It’s not a rosy picture in arid Kalyana Karnataka

Migrants and stranded people wait to board a bus at Kempegowda bus terminus, to return to their native places, amid the ongoing COVID-19 lockdown, in Bengaluru.   | Photo Credit: PTI

After being stranded in cities such as Bengaluru for over a month with no work, thousands of migrant workers are now heading to their native places in Kalyana Karnataka region. However, what the impoverished districts can offer them by way of alternative livelihood is a question that haunts all of them.

Seasonal migration is typical of the region where agricultural labourers and poor farmers migrate to find work mainly in the construction industry. They return twice a year for a month or two — in May–June to engage in sowing activities and then in October–November for harvesting.

This year, COVID-19 lockdown has advanced their return by almost a month. Many of them, particularly those with small landholding, may engage themselves in farm activities with the onset of monsoon after a month. The real problem will be after sowing.

Industrially backward

Seasonal migration is on account of lack of job opportunities in the industrially-backward region. Barring a few irrigated areas, the arid region cannot offer work for them throughout the year and flourishing construction industry in megacities that mainly requires unskilled labourers attracts them.

“The Kalyana Karnataka region has too few industries to accommodate workers who are returning home and slowdown has already hit them hard. Moreover, there is no sign of revival of the construction industry in the region. If the construction industry in megacities does not resume, the region will be hit by joblessness,” said Amarnath Patil, president of the Hyderabad Karnataka Chamber of Commerce.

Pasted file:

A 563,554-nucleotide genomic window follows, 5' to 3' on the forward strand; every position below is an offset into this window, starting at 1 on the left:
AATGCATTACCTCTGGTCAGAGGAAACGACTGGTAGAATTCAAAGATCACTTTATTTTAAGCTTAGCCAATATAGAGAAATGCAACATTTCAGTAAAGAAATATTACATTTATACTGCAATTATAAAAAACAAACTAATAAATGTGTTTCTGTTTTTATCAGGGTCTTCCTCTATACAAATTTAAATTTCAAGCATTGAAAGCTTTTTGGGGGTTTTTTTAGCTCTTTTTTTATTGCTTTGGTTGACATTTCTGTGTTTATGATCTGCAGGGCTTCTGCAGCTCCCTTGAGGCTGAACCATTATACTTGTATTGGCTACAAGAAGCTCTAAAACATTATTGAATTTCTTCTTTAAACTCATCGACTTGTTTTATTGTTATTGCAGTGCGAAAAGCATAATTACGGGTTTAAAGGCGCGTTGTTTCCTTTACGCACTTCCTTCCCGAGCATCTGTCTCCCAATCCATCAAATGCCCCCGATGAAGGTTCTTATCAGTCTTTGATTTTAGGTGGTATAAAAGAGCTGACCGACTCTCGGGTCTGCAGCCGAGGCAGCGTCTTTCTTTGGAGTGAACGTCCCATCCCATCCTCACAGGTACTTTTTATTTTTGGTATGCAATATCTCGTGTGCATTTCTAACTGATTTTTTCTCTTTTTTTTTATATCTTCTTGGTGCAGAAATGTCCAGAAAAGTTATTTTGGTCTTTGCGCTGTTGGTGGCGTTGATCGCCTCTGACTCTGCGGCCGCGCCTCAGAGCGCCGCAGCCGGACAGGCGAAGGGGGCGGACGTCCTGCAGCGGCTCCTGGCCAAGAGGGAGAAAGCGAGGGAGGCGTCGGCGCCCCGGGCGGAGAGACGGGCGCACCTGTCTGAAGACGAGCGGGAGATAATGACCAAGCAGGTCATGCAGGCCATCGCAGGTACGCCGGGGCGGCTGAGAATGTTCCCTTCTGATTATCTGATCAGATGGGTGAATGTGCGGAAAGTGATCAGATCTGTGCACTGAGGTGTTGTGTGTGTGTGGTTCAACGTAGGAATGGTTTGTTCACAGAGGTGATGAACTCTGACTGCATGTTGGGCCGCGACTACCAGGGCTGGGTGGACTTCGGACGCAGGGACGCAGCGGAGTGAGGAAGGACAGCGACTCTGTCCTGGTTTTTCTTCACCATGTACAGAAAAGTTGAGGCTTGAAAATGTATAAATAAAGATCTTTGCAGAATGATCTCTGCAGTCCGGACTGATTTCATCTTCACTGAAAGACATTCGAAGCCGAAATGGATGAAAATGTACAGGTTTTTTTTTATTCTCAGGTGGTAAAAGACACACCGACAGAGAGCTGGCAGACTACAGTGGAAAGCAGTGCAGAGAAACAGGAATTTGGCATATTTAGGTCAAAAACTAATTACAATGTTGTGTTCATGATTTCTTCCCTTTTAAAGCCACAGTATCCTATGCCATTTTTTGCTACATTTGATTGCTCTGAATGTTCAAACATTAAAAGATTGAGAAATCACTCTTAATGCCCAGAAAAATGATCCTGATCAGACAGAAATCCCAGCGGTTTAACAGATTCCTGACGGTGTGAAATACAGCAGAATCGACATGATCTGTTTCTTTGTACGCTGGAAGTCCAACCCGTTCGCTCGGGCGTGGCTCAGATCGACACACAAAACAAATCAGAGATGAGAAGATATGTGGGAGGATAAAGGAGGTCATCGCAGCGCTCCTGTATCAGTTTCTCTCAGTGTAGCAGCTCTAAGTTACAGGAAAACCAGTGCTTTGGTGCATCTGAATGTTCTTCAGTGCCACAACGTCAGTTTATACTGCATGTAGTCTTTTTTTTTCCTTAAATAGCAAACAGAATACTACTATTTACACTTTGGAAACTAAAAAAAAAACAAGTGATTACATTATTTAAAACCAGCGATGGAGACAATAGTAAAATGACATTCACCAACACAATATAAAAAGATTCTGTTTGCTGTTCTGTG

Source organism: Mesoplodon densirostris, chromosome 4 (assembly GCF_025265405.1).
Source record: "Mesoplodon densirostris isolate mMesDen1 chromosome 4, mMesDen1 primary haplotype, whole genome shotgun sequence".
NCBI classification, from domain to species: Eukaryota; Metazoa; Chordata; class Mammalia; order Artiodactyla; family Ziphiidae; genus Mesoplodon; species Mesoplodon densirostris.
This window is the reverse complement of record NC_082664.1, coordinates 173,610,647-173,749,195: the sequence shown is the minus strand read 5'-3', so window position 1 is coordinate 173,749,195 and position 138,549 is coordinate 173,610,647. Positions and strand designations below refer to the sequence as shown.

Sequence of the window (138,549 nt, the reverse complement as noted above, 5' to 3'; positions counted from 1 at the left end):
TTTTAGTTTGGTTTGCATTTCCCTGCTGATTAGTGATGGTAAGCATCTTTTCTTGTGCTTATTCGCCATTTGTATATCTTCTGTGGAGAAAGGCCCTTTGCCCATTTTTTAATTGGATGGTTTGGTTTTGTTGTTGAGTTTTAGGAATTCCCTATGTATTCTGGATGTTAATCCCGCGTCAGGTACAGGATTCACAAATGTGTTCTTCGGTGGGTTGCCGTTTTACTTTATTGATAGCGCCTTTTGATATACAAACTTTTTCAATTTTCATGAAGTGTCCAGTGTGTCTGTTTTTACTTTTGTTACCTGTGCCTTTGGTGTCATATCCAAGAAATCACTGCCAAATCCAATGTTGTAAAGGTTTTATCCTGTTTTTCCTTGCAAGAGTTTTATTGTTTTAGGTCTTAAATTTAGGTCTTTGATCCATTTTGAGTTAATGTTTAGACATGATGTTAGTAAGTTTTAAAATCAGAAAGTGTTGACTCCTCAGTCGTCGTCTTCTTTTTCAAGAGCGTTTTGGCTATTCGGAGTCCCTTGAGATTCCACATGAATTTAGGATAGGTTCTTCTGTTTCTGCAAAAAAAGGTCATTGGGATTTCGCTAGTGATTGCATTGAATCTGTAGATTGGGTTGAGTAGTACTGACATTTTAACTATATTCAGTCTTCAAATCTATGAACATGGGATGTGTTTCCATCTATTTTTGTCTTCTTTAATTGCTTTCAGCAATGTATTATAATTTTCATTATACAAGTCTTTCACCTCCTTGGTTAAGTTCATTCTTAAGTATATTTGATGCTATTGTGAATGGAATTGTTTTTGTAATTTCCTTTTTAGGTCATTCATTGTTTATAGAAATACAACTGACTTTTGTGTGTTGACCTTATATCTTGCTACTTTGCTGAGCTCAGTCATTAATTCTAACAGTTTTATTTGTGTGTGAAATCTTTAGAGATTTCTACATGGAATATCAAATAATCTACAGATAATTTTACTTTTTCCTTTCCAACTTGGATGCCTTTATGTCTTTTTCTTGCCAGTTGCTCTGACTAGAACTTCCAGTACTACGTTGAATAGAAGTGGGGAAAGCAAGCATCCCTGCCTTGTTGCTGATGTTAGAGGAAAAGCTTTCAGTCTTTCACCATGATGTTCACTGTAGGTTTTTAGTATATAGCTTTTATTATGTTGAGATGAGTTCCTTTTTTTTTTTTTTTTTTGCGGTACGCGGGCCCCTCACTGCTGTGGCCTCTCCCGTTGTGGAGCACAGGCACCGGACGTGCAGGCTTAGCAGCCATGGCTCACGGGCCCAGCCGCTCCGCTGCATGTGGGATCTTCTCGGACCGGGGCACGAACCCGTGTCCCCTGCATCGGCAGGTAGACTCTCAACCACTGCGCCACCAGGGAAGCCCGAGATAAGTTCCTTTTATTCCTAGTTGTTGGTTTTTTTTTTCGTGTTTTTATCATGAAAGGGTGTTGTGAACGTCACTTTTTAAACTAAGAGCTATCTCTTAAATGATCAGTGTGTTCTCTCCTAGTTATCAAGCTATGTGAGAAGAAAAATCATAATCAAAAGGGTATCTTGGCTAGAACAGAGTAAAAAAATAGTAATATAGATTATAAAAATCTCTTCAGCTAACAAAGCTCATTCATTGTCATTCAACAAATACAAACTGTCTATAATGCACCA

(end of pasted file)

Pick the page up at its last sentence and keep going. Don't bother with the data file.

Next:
Many of the existing industries, particularly dal mills in Kalaburagi and rice mills in Raichur, have employed labourers from Uttar Pradesh and Bihar. These mills too are already in crisis and are unlikely to generate more jobs to accommodate the migrant labourers.

As on Saturday, about 600 workers have returned to Raichur and Yadgir out of thousands who have migrated. A majority of them do not have job cards and they have been now asked to register with the panchayats so that they can avail themselves of MGNREGA work.

Workers’ anxieties

Workers The Hindu spoke to were not sure if they would be returning to Bengaluru at a later date. They are concerned as much about their health as they are about when they will be able to find work in the cities. “I want to relax for a while. I may not even go back,” said Mahadevappa, a native of Deodurg taluk who worked as construction labourer in Bengaluru.

But people such as Devaraj, a native of Chiratnal village in Sindhanur taluk of Raichur district, want to return even though he is apprehensive. “We will possibly go back after a few months. But a few will go first to check the situation and then others will follow,” he said.

Meanwhile, officials in this region now have the responsibility of ensuring jobs under MGNREGA for those who have returned home.

(With inputs from Ravikumar Naraboli in Yadgir)

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Printable version | Sep 23, 2021 6:35:28 PM | https://www.thehindu.com/news/national/karnataka/its-not-a-rosy-picture-in-arid-kalyana-karnataka/article31491255.ece

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